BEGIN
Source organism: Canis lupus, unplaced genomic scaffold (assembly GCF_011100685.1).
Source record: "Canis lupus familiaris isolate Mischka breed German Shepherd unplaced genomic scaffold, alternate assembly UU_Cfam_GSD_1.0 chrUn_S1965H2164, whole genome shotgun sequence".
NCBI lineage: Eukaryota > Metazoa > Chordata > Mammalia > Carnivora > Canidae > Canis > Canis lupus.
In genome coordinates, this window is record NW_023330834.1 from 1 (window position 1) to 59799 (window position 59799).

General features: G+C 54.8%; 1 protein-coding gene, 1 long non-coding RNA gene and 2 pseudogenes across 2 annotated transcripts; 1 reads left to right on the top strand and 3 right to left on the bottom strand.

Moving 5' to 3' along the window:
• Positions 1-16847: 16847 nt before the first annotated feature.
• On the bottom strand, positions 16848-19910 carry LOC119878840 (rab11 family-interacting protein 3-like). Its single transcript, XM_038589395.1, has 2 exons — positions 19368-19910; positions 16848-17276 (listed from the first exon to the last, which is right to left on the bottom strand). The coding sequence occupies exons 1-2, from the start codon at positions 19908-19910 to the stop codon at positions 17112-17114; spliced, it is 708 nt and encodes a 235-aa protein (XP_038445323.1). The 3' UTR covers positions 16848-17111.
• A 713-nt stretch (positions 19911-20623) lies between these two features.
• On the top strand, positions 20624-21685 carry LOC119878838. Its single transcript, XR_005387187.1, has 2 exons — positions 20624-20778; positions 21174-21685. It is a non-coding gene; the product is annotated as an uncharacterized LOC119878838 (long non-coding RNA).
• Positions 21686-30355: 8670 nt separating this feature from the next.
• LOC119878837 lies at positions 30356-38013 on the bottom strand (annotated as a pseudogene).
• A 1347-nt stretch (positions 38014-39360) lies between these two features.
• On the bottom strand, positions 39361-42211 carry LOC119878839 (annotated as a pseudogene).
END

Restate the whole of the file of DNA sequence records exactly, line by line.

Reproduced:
Source organism: Canis lupus, unplaced genomic scaffold (assembly GCF_011100685.1).
Source record: "Canis lupus familiaris isolate Mischka breed German Shepherd unplaced genomic scaffold, alternate assembly UU_Cfam_GSD_1.0 chrUn_S1965H2164, whole genome shotgun sequence".
NCBI lineage: Eukaryota > Metazoa > Chordata > Mammalia > Carnivora > Canidae > Canis > Canis lupus.
In genome coordinates, this window is record NW_023330834.1 from 1 (window position 1) to 59799 (window position 59799).

General features: G+C 54.8%; 1 protein-coding gene, 1 long non-coding RNA gene and 2 pseudogenes across 2 annotated transcripts; 1 reads left to right on the top strand and 3 right to left on the bottom strand.

Moving 5' to 3' along the window:
• Positions 1-16847: 16847 nt before the first annotated feature.
• On the bottom strand, positions 16848-19910 carry LOC119878840 (rab11 family-interacting protein 3-like). Its single transcript, XM_038589395.1, has 2 exons — positions 19368-19910; positions 16848-17276 (listed from the first exon to the last, which is right to left on the bottom strand). The coding sequence occupies exons 1-2, from the start codon at positions 19908-19910 to the stop codon at positions 17112-17114; spliced, it is 708 nt and encodes a 235-aa protein (XP_038445323.1). The 3' UTR covers positions 16848-17111.
• A 713-nt stretch (positions 19911-20623) lies between these two features.
• On the top strand, positions 20624-21685 carry LOC119878838. Its single transcript, XR_005387187.1, has 2 exons — positions 20624-20778; positions 21174-21685. It is a non-coding gene; the product is annotated as an uncharacterized LOC119878838 (long non-coding RNA).
• Positions 21686-30355: 8670 nt separating this feature from the next.
• LOC119878837 lies at positions 30356-38013 on the bottom strand (annotated as a pseudogene).
• A 1347-nt stretch (positions 38014-39360) lies between these two features.
• On the bottom strand, positions 39361-42211 carry LOC119878839 (annotated as a pseudogene).